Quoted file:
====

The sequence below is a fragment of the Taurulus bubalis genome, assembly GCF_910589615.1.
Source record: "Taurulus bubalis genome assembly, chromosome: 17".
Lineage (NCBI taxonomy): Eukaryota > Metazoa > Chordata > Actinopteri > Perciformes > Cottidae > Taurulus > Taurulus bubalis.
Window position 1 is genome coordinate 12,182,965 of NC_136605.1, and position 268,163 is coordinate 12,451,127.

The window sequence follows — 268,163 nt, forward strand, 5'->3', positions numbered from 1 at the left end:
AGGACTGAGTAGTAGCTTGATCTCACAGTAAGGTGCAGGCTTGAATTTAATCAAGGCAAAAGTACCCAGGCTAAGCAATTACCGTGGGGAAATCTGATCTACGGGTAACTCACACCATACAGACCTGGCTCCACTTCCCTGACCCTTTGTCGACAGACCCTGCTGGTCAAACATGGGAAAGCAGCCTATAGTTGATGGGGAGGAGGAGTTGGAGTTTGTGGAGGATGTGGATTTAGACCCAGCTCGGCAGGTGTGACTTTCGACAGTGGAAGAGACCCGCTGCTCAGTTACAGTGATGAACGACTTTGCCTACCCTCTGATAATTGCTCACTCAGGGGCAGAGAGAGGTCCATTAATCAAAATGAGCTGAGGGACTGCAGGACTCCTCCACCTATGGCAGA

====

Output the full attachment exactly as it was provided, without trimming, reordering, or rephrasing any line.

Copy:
The sequence below is a fragment of the Taurulus bubalis genome, assembly GCF_910589615.1.
Source record: "Taurulus bubalis genome assembly, chromosome: 17".
Lineage (NCBI taxonomy): Eukaryota > Metazoa > Chordata > Actinopteri > Perciformes > Cottidae > Taurulus > Taurulus bubalis.
Window position 1 is genome coordinate 12,182,965 of NC_136605.1, and position 268,163 is coordinate 12,451,127.

The window sequence follows — 268,163 nt, forward strand, 5'->3', positions numbered from 1 at the left end:
AGGACTGAGTAGTAGCTTGATCTCACAGTAAGGTGCAGGCTTGAATTTAATCAAGGCAAAAGTACCCAGGCTAAGCAATTACCGTGGGGAAATCTGATCTACGGGTAACTCACACCATACAGACCTGGCTCCACTTCCCTGACCCTTTGTCGACAGACCCTGCTGGTCAAACATGGGAAAGCAGCCTATAGTTGATGGGGAGGAGGAGTTGGAGTTTGTGGAGGATGTGGATTTAGACCCAGCTCGGCAGGTGTGACTTTCGACAGTGGAAGAGACCCGCTGCTCAGTTACAGTGATGAACGACTTTGCCTACCCTCTGATAATTGCTCACTCAGGGGCAGAGAGAGGTCCATTAATCAAAATGAGCTGAGGGACTGCAGGACTCCTCCACCTATGGCAGA